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Pacific Islands Development Program, East-West Center

With Support From Center for Pacific Islands Studies, University of Hawai‘i

Provincial Solomons Literacy Rates Reflect National Deficiency
Government called to pay more attention to public education

By Daniel Namosuia

HONIARA, Solomon Islands (Solomon Star, Nov. 30, 2012) – Only 20.2 percent of 1,503 people surveyed in the Solomon Islands’ Central Province can read and write, a latest assessment reveals.

Coalition for Education Solomon Islands (COESI) carried out the assessment.

Its report showed out of the 1,503 people surveyed, 13.6 percent had never attended school and only 52.6 percent had completed primary school.

The report further showed that only 7.6 percent of the total interviewed completed secondary school.

National coordinator of COESI Paul Junior Kakai said this reflected on the very high illiteracy rate in the country and sends a signal to relevant authorities to seriously address this problem.

Mr. Kakaki said addressing inclusive and community based education is vital for policy makers to consider the significance of these key areas that need more attention and support from the government and key stakeholders.

The report was produced based on a simple assessment of reading, writing, arithmetic and comprehension.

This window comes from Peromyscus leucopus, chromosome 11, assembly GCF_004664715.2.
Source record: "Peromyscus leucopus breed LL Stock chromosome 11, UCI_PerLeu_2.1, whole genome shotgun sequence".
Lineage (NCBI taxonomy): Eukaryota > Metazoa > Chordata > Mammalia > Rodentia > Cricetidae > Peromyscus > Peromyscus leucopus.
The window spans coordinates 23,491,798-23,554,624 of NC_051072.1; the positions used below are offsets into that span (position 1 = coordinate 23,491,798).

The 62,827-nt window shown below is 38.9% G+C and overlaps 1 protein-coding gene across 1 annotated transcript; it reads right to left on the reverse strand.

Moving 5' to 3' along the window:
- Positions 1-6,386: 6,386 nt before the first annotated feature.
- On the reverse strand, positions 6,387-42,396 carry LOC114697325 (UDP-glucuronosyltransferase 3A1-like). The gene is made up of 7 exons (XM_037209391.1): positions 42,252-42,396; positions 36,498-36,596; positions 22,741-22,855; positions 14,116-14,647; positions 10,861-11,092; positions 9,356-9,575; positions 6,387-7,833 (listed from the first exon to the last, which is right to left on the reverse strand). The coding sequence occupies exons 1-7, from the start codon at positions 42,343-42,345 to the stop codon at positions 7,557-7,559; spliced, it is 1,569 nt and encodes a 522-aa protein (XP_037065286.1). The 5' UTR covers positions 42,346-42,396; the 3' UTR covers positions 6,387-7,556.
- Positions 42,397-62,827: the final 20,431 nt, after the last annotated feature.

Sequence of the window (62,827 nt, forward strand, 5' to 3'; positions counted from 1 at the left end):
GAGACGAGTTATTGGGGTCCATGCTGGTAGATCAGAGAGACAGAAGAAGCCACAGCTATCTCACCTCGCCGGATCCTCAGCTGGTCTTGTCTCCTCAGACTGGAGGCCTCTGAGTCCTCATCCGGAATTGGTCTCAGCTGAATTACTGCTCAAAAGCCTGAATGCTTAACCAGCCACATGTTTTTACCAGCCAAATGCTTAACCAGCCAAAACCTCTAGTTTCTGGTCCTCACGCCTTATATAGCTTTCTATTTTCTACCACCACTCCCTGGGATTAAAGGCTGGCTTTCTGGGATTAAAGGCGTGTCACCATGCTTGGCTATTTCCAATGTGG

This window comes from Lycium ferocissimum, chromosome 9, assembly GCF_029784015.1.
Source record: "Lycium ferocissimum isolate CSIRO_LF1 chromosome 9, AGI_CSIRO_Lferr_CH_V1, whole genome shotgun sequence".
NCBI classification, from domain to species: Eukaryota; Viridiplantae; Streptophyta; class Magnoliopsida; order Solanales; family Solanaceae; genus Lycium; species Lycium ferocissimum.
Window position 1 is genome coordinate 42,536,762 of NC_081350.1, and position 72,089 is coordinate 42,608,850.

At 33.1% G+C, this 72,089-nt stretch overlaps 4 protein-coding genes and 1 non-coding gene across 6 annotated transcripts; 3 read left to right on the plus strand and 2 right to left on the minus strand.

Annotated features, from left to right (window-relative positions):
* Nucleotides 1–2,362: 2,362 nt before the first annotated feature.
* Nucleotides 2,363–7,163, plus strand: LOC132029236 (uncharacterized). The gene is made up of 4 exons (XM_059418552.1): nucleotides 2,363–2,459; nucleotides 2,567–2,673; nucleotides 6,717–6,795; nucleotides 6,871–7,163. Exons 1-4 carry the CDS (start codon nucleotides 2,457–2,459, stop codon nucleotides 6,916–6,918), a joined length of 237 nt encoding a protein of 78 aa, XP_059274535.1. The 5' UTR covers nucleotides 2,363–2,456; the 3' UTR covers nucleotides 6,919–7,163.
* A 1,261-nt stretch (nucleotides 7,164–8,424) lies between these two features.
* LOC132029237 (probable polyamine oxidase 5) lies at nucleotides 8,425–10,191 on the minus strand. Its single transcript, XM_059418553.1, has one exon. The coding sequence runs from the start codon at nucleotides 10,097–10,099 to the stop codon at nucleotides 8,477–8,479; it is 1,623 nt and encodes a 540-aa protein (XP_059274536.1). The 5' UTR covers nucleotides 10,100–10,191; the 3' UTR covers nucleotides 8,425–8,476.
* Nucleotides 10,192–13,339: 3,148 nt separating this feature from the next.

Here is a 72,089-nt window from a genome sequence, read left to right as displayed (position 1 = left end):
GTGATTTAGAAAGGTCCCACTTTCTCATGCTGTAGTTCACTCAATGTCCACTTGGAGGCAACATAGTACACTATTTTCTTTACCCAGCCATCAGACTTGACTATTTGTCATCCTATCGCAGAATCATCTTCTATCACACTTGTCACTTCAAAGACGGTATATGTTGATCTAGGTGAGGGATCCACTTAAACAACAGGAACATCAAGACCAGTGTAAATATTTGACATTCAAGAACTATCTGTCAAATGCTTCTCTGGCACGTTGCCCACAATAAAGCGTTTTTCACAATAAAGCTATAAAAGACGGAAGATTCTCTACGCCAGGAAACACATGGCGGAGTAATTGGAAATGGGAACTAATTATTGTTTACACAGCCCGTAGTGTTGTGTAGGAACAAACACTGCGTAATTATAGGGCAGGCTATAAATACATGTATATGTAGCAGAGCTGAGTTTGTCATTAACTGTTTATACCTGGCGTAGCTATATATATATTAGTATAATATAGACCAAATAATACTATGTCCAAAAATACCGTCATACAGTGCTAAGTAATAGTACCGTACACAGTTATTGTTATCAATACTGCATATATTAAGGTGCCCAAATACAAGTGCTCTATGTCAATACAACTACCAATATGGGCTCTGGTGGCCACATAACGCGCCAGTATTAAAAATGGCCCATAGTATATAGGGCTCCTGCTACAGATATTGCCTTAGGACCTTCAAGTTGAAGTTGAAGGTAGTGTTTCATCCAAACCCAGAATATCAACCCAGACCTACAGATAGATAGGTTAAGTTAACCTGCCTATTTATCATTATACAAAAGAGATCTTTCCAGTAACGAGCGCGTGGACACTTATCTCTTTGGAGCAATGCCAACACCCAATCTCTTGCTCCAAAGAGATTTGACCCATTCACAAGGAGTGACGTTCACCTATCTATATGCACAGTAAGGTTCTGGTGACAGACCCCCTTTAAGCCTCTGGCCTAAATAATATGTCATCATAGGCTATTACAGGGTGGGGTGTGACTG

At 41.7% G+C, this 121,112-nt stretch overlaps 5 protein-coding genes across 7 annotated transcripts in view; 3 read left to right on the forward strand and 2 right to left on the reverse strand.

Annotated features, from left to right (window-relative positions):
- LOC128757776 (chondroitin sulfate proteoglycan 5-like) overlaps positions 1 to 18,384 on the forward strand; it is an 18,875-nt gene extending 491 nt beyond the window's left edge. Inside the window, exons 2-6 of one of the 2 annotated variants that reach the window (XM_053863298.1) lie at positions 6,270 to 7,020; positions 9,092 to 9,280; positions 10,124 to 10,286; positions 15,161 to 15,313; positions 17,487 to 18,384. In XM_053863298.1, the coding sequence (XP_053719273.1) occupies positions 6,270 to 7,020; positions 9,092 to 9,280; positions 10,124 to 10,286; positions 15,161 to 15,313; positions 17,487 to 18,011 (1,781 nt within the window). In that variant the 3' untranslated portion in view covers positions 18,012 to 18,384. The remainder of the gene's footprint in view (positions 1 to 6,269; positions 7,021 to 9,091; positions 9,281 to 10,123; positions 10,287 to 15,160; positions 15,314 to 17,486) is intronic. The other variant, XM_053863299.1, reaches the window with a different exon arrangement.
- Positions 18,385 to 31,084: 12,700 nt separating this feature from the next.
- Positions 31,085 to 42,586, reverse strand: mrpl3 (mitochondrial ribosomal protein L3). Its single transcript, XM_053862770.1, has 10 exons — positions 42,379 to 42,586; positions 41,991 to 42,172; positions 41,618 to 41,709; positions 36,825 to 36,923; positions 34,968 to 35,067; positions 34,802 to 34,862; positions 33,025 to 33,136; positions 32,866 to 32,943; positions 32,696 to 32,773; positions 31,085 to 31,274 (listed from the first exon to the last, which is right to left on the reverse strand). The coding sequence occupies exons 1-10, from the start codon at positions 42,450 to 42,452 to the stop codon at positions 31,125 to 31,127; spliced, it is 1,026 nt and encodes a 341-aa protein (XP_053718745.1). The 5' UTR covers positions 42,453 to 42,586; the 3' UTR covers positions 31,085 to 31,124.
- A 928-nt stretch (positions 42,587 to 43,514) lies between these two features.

It said almost half (49.0%) of those assessed are non-literate and almost a third (30.9%) as semi-literate.

Interesting findings in the Central islands also points to males to be more literate than females with only 16 percent of females assessed to be literate compared to males with 24.9 percent.

Over 56.3 percent of females were assessed to be non-literate compared to 40.7 percent males.

However, despite the poor literacy finding in Central Province, it does points to the positive correlation of schooling with literacy.

Findings of the report also showed that ongoing poor quality of primary and secondary education in that province is one noticeable factor to higher rate of non-literate population.

While the report highlighted the importance of the right of all Solomon Islanders to basic education, it is unfortunate that many in the province continue to miss out on quality education opportunities.

It therefore calls on policy makers and action to be taken by the government, donors, civil society organization, stakeholders and the communities to consider how best to address this issue of high illiteracy in the country and especially in Central Province.

Solomon Star
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